I don’t doubt i3 is a great car, but EPA figure is mystery meat. Using 85% L2, i3 should be closer to 140 MPGe combined.

Even for my own testing with SparkEV, I get 4 mi/kWh (135 MPGe) with 80% efficient L1 charging after uphill, downhill, freeways, local (good mix of stuff). I don’t think I can give another link, but my blog has one titled “Spark EV efficiency” if you want to see the data.

Anything other than actual measured wall-to-wheels is a bogus number . Where did that 4.9 miles/kWh (204Wh/mi) come from?

Here is a link to the list:

Think its no small feat to be the quickest car in its class and the most fuel efficient at 139mpge?

Highway MPGe is better than city MPGe? How are they doing that?

But it does confirm my suspicion that i3 is 140 MPGe car, not 124 MPGe. “Normal” people would get better city MPGe than highway MPGe.

Consumer buying habits. A primer. Boutique products. OK, we like nice things. We all splurge at times. Sometimes we buy fancy things with fancy brands, and whilst they may be kind of a gadget, we do try often to justify that purchase for all of it’s “practical attributes”. C’mon, we’ve all done it – I admit, I just bought a smartphone that literally has a heart monitor inside and a camera you can talk to – did I need this stuff? Not really. And if anyone wanted a stand-alone heart monitor, they could do better to buy a proprietary unit of which there are legions of on the market in many forms. But, dammit – I needed that camera you can talk to, and the screen big enough to fit the Titanic in!…etc. Etc. Who doesn’t have those conversations with the better half? “We really NEED that electric dog polisher, honey!” I love electric cars. Several times now, I’ve seen these videos, or personally talked to an i3 owner, and he/she nearly always has 3 or 4 other cars in their garage ( Peder is an exception – hat tip to Peder 🙂 ). I’ve even had them tell me:… Read more »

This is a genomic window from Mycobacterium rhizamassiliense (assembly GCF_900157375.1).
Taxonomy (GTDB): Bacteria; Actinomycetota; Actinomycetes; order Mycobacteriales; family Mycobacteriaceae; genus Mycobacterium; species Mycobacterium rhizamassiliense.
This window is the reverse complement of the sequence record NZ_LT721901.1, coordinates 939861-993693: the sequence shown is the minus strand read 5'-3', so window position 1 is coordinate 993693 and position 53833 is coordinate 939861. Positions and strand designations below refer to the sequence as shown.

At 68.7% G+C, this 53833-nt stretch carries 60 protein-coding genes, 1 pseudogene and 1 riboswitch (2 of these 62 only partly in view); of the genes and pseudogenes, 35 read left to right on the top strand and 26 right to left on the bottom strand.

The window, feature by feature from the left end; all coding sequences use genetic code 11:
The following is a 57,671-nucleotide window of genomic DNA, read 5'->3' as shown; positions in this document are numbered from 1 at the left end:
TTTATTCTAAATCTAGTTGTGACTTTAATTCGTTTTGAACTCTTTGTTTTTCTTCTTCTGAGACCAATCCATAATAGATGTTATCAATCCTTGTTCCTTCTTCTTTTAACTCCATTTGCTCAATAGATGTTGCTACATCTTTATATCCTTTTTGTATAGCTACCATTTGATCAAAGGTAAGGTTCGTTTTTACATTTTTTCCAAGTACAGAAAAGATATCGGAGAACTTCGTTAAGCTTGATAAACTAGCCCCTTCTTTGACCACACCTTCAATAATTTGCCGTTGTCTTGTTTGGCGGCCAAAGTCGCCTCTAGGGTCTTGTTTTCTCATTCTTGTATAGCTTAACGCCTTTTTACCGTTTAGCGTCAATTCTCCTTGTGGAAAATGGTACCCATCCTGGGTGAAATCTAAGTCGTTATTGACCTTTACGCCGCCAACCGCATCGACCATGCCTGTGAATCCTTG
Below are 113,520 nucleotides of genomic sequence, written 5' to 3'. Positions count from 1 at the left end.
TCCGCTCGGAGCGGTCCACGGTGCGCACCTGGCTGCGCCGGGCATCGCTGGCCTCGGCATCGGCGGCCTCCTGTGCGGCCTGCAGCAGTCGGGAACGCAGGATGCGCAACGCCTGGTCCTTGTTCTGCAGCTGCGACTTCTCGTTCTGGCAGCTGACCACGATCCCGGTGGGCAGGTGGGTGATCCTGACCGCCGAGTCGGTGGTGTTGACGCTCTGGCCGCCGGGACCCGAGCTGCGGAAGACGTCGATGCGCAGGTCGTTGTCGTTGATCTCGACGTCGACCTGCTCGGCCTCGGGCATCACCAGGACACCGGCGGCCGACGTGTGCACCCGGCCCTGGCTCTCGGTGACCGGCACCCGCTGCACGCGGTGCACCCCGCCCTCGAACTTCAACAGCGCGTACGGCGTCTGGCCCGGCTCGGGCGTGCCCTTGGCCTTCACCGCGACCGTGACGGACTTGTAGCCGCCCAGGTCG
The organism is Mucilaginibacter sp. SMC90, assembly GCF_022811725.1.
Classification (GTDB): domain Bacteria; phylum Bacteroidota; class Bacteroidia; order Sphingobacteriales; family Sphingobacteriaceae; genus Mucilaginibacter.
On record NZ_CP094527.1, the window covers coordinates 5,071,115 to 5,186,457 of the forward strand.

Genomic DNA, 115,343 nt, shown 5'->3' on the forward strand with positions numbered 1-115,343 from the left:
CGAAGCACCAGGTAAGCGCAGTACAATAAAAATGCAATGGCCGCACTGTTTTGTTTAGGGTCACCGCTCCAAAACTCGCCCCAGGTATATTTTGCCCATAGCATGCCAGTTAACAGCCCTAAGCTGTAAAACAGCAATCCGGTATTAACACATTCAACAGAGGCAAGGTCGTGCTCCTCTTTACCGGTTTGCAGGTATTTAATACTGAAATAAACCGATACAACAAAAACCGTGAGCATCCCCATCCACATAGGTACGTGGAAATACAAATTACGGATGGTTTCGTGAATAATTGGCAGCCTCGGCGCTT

What’s this “Thanksgiving” you speak of? 24/7, 365 baby!

…just kidding Happy Thanksgiving to you and everyone else. Now go eat some turkey and watch a football game or something, (=

With the deals on the i3 right now and the gas savings, it costs me about the same to own as my previous GTI, despite the huge MSRP difference. So, it’s not like I paid full price for a Fisker Karma or something. When I subtract out the gas savings, it’s a $300/mo lease. It’s not as extravagant of a purchase as the MSRP indicates. That being said, I always make it clear that it’s not the most frugal way to go electric, and we aren’t “saving money” by owning this instead of a Volt/Leaf/Econobox. But, the RWD, driving dynamics, interior quality/design, and uniqueness were worth the extra cost over the other options to us. Like you said, though, it’s a boutique product, not necessarily the best car for everyone. Oh, for what it’s worth, I love the doors. They’re a compromise, for sure. They can be hard to get open in tight spaces, but once you’re between the open doors, the huge opening is much easier to get in and out of than our 4-door GTI was, IMO. If you’re always parking in tight spots though, they would be a pain.

*124 mile i3 is on the way. This is a good thing – added value. I hope BMW doesn’t jump the price too much. With a 105 mile LEAF and the 200 mile Bolt on the fast track for late 2016 – 2017 model year, BMW will certainly have to up it’s game even further.

For the time being, though – it will be interesting to see who waits and who takes the plunge for the 124 mile i3.

I’ll list this video again – just because I like the observations this Brit makes – and it’s another viewpoint to take into consideration.

Slip to 4:20 in to see a very good test of the backwards-opening i3 suicide doors. Many don’t think about how they’ll work in the real world. In a world of tight spaces – the answer is: Well, have a look-see at the video.

A year of driving and it’s still the “gas” pedal…